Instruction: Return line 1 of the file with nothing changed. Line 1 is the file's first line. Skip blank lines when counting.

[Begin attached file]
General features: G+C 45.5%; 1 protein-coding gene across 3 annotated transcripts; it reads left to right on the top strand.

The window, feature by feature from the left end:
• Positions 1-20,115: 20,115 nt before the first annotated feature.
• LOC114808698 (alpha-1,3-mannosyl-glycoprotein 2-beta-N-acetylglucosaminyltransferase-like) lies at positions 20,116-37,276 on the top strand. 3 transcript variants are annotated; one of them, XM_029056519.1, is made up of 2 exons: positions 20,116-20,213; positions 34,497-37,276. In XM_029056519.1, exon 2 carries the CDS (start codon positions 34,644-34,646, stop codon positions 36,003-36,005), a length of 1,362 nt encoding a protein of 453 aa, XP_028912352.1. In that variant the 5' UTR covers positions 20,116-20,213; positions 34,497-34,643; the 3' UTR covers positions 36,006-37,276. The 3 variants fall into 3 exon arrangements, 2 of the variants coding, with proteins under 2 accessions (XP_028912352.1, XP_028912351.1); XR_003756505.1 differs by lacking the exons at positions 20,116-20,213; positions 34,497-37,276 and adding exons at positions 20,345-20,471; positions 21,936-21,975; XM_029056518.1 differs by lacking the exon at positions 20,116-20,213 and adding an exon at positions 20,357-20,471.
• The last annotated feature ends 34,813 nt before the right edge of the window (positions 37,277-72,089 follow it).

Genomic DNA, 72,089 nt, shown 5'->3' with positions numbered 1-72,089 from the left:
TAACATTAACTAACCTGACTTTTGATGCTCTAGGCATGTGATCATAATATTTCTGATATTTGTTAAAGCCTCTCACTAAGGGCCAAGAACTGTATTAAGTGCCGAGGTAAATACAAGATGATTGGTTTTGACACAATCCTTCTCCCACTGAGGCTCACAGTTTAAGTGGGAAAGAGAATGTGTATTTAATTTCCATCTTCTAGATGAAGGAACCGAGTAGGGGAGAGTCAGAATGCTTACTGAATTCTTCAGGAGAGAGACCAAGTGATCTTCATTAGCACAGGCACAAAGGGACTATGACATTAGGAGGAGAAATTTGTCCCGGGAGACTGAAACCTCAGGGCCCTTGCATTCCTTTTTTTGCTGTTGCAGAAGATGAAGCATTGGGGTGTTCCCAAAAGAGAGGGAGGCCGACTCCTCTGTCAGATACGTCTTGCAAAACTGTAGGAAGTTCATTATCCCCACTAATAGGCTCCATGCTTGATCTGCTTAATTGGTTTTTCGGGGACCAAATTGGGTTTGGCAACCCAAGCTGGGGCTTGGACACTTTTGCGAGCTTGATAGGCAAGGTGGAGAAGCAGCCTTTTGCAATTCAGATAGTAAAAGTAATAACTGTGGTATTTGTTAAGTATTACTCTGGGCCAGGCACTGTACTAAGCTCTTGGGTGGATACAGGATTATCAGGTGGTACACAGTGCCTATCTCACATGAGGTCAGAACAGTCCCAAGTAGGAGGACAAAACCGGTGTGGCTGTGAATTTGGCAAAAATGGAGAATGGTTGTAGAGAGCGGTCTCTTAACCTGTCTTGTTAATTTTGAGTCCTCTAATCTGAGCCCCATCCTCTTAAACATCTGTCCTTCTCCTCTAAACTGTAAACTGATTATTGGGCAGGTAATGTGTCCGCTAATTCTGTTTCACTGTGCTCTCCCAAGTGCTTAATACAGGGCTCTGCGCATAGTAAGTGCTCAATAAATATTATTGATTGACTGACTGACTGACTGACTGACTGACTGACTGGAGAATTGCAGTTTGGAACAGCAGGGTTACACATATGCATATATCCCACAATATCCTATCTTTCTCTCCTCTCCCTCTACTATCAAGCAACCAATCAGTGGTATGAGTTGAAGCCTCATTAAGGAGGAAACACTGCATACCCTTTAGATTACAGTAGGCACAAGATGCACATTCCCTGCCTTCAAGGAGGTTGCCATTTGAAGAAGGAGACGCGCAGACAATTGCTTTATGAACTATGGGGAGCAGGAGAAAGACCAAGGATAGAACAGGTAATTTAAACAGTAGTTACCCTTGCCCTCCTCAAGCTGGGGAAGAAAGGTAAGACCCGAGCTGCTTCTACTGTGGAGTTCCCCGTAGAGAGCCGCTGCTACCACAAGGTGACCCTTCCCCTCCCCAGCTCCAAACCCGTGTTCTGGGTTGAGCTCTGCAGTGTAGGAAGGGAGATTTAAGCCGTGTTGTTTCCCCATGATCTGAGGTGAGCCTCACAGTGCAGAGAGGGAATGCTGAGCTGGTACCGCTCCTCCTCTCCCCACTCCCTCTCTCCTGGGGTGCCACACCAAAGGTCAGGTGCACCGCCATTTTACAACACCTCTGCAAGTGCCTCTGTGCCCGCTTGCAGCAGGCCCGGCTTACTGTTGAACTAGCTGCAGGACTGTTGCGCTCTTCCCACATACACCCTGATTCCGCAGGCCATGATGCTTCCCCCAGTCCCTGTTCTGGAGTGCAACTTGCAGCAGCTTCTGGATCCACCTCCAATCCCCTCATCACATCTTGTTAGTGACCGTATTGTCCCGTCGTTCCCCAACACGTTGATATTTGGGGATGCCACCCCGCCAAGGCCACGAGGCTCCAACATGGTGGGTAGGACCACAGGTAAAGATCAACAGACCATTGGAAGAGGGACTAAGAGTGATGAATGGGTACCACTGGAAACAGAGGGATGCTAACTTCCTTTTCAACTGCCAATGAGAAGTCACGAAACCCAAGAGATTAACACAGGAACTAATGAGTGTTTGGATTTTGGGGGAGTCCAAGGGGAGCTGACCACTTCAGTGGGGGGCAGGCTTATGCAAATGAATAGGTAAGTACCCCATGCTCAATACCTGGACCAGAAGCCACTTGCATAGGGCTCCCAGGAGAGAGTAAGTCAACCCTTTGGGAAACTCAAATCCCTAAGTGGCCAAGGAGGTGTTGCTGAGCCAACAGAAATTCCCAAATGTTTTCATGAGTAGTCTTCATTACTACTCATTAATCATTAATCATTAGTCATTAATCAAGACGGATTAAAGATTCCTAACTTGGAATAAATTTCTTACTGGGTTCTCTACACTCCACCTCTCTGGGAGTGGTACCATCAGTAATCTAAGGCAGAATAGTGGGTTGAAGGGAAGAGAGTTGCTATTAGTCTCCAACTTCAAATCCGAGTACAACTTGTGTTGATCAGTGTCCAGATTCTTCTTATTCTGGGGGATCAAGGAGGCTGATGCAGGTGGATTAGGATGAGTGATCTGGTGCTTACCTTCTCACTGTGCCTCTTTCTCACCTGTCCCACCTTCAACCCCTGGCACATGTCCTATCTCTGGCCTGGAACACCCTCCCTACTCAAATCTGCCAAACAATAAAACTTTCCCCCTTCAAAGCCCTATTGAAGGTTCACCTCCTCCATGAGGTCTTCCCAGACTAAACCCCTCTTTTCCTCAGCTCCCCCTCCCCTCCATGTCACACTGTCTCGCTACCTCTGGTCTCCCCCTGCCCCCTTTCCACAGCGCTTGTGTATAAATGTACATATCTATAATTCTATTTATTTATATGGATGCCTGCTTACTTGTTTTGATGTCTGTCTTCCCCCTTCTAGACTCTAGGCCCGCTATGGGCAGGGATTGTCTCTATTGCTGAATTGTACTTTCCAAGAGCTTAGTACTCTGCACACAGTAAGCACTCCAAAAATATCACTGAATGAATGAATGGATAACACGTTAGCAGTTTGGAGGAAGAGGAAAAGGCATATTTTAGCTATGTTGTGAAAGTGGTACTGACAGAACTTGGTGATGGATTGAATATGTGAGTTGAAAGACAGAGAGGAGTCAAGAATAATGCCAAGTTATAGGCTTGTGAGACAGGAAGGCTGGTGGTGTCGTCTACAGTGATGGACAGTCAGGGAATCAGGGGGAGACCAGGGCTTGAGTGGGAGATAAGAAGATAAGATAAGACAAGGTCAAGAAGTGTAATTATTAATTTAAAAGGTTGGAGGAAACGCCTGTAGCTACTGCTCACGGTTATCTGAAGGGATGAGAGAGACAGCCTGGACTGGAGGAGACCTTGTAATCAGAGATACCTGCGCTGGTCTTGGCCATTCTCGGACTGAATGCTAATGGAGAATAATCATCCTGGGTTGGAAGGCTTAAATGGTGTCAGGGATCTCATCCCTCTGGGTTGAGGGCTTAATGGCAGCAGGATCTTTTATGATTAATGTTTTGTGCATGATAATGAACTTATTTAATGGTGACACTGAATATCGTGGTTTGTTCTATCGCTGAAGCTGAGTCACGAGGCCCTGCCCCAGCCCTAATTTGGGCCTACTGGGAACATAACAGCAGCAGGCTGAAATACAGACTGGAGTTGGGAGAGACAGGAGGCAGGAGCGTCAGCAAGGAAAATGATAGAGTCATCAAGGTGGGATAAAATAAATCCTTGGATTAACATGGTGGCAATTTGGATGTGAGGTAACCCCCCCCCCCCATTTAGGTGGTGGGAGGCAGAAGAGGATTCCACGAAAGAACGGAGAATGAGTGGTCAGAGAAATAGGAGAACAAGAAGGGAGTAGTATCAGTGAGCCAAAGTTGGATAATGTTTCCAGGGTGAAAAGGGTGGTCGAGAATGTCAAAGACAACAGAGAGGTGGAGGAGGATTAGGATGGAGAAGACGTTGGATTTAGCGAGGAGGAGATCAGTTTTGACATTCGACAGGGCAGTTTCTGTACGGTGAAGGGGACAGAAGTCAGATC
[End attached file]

General features: G+C 45.5%; 1 protein-coding gene across 3 annotated transcripts; it reads left to right on the top strand.